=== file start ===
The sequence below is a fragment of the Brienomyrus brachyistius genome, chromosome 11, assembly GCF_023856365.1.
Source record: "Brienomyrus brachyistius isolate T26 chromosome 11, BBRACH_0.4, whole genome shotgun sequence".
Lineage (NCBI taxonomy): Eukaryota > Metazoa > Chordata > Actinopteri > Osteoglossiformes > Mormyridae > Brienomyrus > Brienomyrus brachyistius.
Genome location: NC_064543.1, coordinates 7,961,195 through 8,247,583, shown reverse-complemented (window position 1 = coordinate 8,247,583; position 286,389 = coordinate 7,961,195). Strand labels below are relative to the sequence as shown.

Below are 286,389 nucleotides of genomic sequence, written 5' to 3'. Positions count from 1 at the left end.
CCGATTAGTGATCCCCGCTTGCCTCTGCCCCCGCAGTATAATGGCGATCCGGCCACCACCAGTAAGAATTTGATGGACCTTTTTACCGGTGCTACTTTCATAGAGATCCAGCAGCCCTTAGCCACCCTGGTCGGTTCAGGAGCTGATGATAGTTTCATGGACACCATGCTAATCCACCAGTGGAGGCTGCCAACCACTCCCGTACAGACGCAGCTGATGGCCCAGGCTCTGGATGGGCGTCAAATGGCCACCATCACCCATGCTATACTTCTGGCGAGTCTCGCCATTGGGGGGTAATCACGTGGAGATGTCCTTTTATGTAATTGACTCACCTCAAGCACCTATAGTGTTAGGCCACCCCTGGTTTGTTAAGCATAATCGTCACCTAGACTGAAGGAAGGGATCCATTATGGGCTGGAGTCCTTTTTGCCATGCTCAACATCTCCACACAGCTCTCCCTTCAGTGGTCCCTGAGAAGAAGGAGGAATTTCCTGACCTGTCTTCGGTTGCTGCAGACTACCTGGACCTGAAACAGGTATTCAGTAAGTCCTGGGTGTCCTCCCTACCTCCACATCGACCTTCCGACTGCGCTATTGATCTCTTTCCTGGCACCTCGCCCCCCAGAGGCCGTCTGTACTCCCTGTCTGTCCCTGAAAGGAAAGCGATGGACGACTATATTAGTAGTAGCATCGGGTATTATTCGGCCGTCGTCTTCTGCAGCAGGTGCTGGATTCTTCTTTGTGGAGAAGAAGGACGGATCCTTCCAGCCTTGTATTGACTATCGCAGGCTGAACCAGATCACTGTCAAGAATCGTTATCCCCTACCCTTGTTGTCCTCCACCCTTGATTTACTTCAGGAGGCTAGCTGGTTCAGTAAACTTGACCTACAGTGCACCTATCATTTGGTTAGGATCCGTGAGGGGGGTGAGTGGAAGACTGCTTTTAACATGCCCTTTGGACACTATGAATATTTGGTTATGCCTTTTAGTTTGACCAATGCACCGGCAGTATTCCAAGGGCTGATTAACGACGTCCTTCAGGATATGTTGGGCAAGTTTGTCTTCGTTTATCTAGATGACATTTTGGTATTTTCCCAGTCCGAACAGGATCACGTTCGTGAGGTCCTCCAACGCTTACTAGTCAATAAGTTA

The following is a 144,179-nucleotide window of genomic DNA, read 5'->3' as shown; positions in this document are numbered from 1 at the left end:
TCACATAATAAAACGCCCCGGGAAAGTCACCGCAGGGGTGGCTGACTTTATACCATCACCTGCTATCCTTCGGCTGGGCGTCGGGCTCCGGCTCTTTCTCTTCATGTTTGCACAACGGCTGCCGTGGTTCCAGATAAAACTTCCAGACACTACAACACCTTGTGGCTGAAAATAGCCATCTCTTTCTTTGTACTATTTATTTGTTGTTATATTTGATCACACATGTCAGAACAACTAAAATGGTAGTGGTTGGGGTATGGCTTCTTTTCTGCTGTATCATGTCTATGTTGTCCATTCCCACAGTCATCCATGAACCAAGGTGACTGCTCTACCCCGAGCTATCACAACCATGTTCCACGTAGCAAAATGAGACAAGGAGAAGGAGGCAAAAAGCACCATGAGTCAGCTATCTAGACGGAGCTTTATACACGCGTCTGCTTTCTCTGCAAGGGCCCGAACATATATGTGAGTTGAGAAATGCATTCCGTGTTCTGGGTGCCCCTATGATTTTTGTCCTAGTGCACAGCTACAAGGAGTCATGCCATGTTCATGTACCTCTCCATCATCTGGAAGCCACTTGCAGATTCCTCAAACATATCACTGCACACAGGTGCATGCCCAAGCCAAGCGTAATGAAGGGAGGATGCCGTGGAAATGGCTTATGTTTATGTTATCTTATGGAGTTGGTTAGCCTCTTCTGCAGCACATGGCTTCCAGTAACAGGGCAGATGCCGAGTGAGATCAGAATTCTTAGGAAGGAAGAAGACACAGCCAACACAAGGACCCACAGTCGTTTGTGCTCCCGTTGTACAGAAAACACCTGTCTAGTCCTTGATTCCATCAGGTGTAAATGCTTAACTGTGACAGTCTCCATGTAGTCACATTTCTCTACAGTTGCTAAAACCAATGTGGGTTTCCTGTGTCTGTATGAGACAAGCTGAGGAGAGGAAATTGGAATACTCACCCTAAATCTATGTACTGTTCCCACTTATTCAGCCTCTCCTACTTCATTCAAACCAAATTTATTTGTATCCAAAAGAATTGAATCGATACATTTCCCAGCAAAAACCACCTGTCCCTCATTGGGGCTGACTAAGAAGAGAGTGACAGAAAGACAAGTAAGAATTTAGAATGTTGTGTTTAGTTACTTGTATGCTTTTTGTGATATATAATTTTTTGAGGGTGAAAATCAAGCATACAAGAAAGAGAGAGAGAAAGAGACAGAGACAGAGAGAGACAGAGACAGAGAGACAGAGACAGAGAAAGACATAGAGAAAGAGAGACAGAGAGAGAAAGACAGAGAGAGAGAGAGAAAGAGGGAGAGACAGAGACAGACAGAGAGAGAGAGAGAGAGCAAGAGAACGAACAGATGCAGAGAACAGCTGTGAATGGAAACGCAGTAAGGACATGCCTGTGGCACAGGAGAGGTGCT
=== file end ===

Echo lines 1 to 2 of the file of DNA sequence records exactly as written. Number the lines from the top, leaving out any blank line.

The sequence below is a fragment of the Brienomyrus brachyistius genome, chromosome 11, assembly GCF_023856365.1.
Source record: "Brienomyrus brachyistius isolate T26 chromosome 11, BBRACH_0.4, whole genome shotgun sequence".